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  • Writer's pictureAlan Fong

Doing It All Over

Today’s Verse:

(For that righteous man dwelling among them, in seeing and hearing, vexed his righteous soul from day to day with their unlawful deeds;) ~2 Peter 2:8


Theodore Levitt of Harvard Business School said, “Experience comes from what we have done. Wisdom comes from what we have done badly.” When we consider the many characters of the Bible, Lot will be remembered as the man who lost the most important things in life through bad decisions. Lot may be described as the man who wished that he could live life over again.

We see Lot and his departure.

There was strife between the herdsmen of Abraham and the herdsmen of Lot. Lot may have instigated this. Abraham said, “We be brethren. Is not the whole land before thee? separate thyself, I pray thee, from me: if thou wilt take the left hand, then I will go to the right; or if thou depart to the right hand, then I will go to the left.” Lot chose the well-watered plains of Sodom. Lot chose to live in the plains with people who lived in sin and were very far from God. He could have reconciled with his uncle and continued on the pilgrim pathway which had previously blessed him. Instead, he chose the path that appealed to the eye but would be bad for his household. Lot departed from Abraham and the blessing of God.

We see Lot and his dilemma.

He was a righteous man who vexed his righteous soul day by day with what he saw and heard. The word "vexed" means that he was oppressed. He knew that what the people practiced was evil, ungodly, wicked, and wrong. On the other hand, he looked at how living among them had prospered him materially, and he could not get himself to walk away from them. He allowed himself to be sucked into the lifestyle of Sodom. He was the forerunner of every Christian who is a child of the King but decides to live below the spiritual poverty line.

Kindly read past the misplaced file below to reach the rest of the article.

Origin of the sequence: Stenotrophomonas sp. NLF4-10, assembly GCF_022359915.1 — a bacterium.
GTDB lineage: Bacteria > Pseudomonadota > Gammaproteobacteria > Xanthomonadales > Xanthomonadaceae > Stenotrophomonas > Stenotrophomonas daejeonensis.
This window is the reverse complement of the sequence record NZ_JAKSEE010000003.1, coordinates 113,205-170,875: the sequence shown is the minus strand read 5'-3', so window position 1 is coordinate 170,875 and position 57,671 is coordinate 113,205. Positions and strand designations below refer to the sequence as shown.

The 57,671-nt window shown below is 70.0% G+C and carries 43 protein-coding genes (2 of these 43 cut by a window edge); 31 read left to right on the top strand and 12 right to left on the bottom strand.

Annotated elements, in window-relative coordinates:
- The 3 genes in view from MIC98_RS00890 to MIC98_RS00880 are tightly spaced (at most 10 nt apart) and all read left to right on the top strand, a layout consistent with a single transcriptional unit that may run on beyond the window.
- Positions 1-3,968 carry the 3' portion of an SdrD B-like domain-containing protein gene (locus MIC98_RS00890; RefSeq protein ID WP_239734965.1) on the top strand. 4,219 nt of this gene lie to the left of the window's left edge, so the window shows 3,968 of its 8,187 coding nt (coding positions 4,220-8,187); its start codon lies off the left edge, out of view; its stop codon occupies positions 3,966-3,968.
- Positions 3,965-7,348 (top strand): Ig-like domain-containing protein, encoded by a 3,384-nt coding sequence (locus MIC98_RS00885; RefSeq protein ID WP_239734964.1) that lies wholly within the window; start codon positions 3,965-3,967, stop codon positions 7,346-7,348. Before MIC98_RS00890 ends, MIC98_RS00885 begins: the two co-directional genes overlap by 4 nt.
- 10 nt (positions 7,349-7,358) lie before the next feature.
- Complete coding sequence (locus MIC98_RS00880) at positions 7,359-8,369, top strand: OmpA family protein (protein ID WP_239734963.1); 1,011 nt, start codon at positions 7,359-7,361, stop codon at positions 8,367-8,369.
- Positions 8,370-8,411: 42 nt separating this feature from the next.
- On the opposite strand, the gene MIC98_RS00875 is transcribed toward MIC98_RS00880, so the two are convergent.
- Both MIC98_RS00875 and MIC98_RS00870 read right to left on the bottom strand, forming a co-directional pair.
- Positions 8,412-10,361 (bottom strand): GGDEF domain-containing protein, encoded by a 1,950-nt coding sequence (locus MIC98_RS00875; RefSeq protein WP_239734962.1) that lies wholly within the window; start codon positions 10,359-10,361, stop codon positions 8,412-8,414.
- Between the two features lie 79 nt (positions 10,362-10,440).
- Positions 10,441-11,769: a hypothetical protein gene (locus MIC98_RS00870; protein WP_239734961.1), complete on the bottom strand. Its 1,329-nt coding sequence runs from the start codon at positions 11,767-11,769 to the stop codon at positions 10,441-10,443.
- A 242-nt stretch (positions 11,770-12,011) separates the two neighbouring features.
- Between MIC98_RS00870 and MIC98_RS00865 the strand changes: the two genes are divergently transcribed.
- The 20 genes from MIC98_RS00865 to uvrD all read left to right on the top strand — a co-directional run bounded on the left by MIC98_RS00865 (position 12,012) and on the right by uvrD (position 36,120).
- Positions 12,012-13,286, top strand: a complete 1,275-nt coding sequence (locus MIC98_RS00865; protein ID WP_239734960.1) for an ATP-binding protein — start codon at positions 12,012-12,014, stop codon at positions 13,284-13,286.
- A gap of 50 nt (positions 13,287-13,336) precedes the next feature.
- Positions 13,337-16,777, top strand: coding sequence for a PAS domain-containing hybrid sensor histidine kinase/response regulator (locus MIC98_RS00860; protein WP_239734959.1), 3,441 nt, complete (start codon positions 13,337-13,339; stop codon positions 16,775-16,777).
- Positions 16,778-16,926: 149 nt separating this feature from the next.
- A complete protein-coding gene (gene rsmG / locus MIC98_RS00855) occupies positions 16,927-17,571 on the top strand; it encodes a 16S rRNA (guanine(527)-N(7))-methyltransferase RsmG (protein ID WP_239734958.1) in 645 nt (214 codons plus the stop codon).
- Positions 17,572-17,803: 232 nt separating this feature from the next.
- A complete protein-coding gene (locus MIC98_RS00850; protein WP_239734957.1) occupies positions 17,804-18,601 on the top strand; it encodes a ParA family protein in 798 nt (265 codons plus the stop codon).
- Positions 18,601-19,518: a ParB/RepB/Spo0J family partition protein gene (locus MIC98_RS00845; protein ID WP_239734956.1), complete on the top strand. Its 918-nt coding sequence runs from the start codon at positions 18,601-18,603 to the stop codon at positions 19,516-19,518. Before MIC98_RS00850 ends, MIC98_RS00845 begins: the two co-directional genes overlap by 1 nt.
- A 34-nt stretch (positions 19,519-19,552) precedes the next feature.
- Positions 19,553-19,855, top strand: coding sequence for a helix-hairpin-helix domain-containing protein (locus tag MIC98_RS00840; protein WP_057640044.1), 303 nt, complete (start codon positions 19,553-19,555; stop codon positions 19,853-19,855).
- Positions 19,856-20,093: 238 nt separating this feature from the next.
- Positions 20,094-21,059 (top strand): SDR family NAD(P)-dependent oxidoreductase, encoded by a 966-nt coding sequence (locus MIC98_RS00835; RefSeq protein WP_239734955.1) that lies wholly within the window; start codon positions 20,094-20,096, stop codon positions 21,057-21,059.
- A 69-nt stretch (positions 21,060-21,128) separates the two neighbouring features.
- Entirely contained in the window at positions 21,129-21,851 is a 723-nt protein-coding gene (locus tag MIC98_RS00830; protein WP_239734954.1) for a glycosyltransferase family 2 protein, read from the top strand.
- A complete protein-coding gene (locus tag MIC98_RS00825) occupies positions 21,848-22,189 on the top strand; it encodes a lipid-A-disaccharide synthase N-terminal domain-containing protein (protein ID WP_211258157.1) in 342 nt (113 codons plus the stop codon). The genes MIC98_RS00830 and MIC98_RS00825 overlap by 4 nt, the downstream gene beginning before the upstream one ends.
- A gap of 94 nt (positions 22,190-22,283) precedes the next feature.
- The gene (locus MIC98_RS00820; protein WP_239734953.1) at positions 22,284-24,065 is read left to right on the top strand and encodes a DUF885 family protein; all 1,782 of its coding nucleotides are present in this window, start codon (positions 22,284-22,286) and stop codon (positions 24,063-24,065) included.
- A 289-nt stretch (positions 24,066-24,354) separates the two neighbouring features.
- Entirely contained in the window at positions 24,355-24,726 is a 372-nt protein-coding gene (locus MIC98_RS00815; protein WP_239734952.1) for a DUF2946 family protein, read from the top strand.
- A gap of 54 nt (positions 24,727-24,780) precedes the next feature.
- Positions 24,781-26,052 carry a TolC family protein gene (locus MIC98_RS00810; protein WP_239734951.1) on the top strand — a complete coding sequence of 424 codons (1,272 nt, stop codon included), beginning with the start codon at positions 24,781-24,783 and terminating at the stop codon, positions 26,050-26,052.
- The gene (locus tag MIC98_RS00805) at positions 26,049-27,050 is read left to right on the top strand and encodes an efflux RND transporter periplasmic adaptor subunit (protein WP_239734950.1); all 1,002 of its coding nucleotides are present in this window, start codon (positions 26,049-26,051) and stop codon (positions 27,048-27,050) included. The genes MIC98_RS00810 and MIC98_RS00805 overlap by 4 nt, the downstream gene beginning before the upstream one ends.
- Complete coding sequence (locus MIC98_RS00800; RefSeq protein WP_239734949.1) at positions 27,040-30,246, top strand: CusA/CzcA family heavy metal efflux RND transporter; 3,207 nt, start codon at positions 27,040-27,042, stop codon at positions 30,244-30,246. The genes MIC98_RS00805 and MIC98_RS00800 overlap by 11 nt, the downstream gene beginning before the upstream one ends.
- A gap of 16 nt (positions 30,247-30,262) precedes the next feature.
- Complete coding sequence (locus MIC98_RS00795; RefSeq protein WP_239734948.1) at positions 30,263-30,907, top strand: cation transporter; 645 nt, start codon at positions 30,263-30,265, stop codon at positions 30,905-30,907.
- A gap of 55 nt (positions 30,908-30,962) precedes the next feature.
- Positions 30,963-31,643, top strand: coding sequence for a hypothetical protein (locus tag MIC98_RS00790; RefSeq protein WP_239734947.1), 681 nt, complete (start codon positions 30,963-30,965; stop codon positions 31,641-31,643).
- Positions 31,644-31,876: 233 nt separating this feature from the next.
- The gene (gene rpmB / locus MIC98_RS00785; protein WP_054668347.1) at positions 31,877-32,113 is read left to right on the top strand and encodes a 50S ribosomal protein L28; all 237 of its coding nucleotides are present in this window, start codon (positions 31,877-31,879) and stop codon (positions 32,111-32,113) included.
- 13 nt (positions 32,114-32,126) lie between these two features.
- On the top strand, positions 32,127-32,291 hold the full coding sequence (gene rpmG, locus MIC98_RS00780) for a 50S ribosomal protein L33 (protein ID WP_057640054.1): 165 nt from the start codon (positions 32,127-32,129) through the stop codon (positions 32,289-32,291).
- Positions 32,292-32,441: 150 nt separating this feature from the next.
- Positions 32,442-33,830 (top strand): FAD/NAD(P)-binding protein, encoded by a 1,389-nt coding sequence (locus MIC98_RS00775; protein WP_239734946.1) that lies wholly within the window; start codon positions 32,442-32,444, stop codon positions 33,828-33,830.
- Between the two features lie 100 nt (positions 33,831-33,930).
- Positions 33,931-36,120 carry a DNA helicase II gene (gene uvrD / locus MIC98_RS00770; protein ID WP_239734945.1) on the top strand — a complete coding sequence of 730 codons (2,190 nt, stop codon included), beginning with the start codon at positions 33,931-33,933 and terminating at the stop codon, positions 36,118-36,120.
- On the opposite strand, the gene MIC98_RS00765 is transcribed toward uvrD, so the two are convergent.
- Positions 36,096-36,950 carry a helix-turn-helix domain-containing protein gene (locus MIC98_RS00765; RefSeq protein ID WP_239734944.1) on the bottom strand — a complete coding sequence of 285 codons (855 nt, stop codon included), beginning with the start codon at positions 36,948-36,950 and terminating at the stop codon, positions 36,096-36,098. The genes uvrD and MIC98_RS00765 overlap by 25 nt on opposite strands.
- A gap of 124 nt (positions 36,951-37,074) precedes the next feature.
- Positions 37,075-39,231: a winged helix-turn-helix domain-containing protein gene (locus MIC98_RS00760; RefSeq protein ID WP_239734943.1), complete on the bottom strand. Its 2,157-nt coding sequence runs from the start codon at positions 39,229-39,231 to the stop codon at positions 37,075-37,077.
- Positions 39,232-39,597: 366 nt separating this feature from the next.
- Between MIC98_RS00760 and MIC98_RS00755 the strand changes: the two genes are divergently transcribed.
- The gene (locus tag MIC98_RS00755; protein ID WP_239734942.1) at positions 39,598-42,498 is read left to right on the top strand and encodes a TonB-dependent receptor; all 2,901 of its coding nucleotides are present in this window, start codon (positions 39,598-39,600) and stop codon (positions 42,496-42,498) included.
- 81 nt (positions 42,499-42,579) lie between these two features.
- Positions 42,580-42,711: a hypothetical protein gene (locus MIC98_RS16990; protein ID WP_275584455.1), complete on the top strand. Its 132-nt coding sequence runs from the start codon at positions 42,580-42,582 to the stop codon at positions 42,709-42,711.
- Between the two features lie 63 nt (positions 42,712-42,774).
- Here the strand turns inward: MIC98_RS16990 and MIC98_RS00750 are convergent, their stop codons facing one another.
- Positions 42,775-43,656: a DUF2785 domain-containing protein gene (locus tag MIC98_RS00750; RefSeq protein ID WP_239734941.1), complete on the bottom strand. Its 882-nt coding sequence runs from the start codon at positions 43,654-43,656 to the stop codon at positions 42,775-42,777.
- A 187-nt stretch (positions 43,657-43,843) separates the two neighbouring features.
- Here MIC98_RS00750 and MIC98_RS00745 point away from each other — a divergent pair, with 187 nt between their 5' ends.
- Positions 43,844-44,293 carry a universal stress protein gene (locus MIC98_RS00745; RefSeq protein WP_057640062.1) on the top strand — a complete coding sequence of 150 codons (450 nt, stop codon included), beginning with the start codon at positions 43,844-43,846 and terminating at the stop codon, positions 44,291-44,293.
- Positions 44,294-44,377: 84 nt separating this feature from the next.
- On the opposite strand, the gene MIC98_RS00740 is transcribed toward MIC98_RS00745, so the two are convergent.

We see Lot and his disaster.

The day came when Lot was compelled to leave the city of Sodom because of the judgment of God upon it. His sons and sons-in-law would not go with him. His wife turned back to look at the city as God was judging it, and she turned into a pillar of salt. His two daughters, who came out with him, were so defiled with Sodom's lifestyle that they committed an unimaginable sin with their father. All that Lot had accumulated in Sodom literally went up in smoke! Lot experienced a family and financial disaster.

We see Lot and his distress.

Lot was spared from the judgment of God upon Sodom. Lot did not lose his life when Sodom was destroyed. However, the loss of his family and the many opportunities that God gave him to not have any association with Sodom would haunt him for the remainder of his life. Lot spent the rest of his life thinking, “If I could do it over again, I would have made the right decision.” It was too late! He learned that money could be made again and houses could be built again, but the loss of his family and his testimony could not be recovered. “If only I could live my life all over again!”

Are you on the fence trying to decide between living for God and living for yourself? Consider the life of Lot and how a series of bad decisions led to terrible consequences. Don’t allow your life to come to the place where you might sadly say, “If only I could do it over again.”

Have a wisdom-filled God Morning!

Bible Reading Schedule: Exodus 36-38

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